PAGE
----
The future also lies (and perhaps above all) in how we tell it, how we are preparing to build paths between science and technology, how we propose reflections (and I emphasize: even better in the form of a story), how we analyze social, cultural, economic and ethical issues. Not to mention that stories have the merit of approaching topics that are often considered complex, if not difficult, to a wider audience. And finally, a narrator is not subject to the laces of “scientificity” and this allows him to broaden the scope of the analysis, hazard his reflections, try to anticipate, play with the prediction; and in doing so it often reveals fundamental implications of today, permeating the contemporary that is preparing for the future with ethical and cognitive value. Precisely for this reason a particular attention to the intermediate world in which narration and science meet and create this futurological space is increasingly interesting.
And so we can return to the author cited in exergue, Giuseppe Genna who, with his novel History, is produced in a futurological tale that reveals a writer particularly attentive to technological developments. Genna, in fact, is in the difficult position to try to probe the territory of technological development in the near future that is already present. The protagonist is an artificial intelligence, a thinking machine that is perfectly identified in its functions and in its technological specifications: it is in fact the product of a neural network that through the introduction of data and through an increasingly “deep” learning training learn to develop its own functions.
A synaptic network, and therefore on a biological model, in which the human factor is an integral part.
Genna frames and then specifies a development of AI that produces a gap compared to the “simply” mechanistic and functionalist model of the beginnings and explores a more specifically biological dimension that initially depends on man (from his data and his training) but then, strong of a “monstrously” quantitative “intelligence” superior to the human one, it somehow incorporates human thought. In this sense the human is no longer “other” from the machine but rather the machine to incorporate the human.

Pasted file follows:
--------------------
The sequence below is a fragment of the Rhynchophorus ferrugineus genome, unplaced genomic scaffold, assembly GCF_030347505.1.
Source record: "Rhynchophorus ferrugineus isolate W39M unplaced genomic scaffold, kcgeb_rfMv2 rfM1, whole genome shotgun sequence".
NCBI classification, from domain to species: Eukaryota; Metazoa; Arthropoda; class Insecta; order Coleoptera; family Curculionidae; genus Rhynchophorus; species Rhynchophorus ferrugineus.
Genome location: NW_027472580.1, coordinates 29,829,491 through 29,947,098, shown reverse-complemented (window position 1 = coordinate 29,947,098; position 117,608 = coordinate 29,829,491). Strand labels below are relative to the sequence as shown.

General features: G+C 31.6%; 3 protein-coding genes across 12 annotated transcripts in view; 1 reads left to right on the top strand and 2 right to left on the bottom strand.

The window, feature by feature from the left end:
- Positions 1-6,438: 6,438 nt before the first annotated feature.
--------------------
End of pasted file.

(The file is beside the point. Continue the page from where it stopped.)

A reflection, this one of Genna, matures from the point of view both of the technological developments of the IA, for the reflections that are developing in this period in the Philosophy of Informatics on the ethical aspects connected to this hybridization between bios and techné.
Genna with a writing elaborated at the limit of narrative spasm tries, not only to explain, but to let live a biological technology. An alternative biology that englobes man and which conveys communication through increasingly immersive videos. Even in this case, the ever deterministic path traced by Genna on the development of technologies seems to be growing: the novel begins in the television age, or rather, in the symbolic passage of the ever present and able to engulf our space, our time and even our memories, and arrives – precisely – to the videos made, independently, from the machine. Until the last interface, neural, without screen, dreamlike, completely immersive and interactive. The definitive hologram. A path that many technology scholars predict and hypothesize.
Reading Genna’s book turns out to be a narrative adventure but also an uncompromising dive into the worlds of contemporary technology between interfaces and holograms, immersive and interactive experiences and swarming intelligence. A dive into our present so decidedly projected into the future.